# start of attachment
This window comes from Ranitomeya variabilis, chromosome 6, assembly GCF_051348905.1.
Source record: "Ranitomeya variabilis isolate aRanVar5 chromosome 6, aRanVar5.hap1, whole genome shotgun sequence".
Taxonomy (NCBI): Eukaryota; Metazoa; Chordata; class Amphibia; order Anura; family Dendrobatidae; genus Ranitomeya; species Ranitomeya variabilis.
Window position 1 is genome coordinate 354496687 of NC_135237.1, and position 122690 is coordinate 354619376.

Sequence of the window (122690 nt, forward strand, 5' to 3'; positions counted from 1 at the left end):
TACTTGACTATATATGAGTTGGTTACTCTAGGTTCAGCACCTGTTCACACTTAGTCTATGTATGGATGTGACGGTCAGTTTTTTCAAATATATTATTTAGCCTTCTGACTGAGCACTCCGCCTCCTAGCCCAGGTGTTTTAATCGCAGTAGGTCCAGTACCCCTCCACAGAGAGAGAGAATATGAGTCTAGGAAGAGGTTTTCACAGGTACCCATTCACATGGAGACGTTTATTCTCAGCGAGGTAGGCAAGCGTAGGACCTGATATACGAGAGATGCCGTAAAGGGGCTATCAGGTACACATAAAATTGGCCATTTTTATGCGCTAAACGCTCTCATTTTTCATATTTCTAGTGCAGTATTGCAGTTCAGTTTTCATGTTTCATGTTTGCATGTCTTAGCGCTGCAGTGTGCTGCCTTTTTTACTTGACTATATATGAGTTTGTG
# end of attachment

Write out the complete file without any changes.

This window comes from Ranitomeya variabilis, chromosome 6, assembly GCF_051348905.1.
Source record: "Ranitomeya variabilis isolate aRanVar5 chromosome 6, aRanVar5.hap1, whole genome shotgun sequence".
Taxonomy (NCBI): Eukaryota; Metazoa; Chordata; class Amphibia; order Anura; family Dendrobatidae; genus Ranitomeya; species Ranitomeya variabilis.
Window position 1 is genome coordinate 354496687 of NC_135237.1, and position 122690 is coordinate 354619376.

Sequence of the window (122690 nt, forward strand, 5' to 3'; positions counted from 1 at the left end):
TACTTGACTATATATGAGTTGGTTACTCTAGGTTCAGCACCTGTTCACACTTAGTCTATGTATGGATGTGACGGTCAGTTTTTTCAAATATATTATTTAGCCTTCTGACTGAGCACTCCGCCTCCTAGCCCAGGTGTTTTAATCGCAGTAGGTCCAGTACCCCTCCACAGAGAGAGAGAATATGAGTCTAGGAAGAGGTTTTCACAGGTACCCATTCACATGGAGACGTTTATTCTCAGCGAGGTAGGCAAGCGTAGGACCTGATATACGAGAGATGCCGTAAAGGGGCTATCAGGTACACATAAAATTGGCCATTTTTATGCGCTAAACGCTCTCATTTTTCATATTTCTAGTGCAGTATTGCAGTTCAGTTTTCATGTTTCATGTTTGCATGTCTTAGCGCTGCAGTGTGCTGCCTTTTTTACTTGACTATATATGAGTTTGTG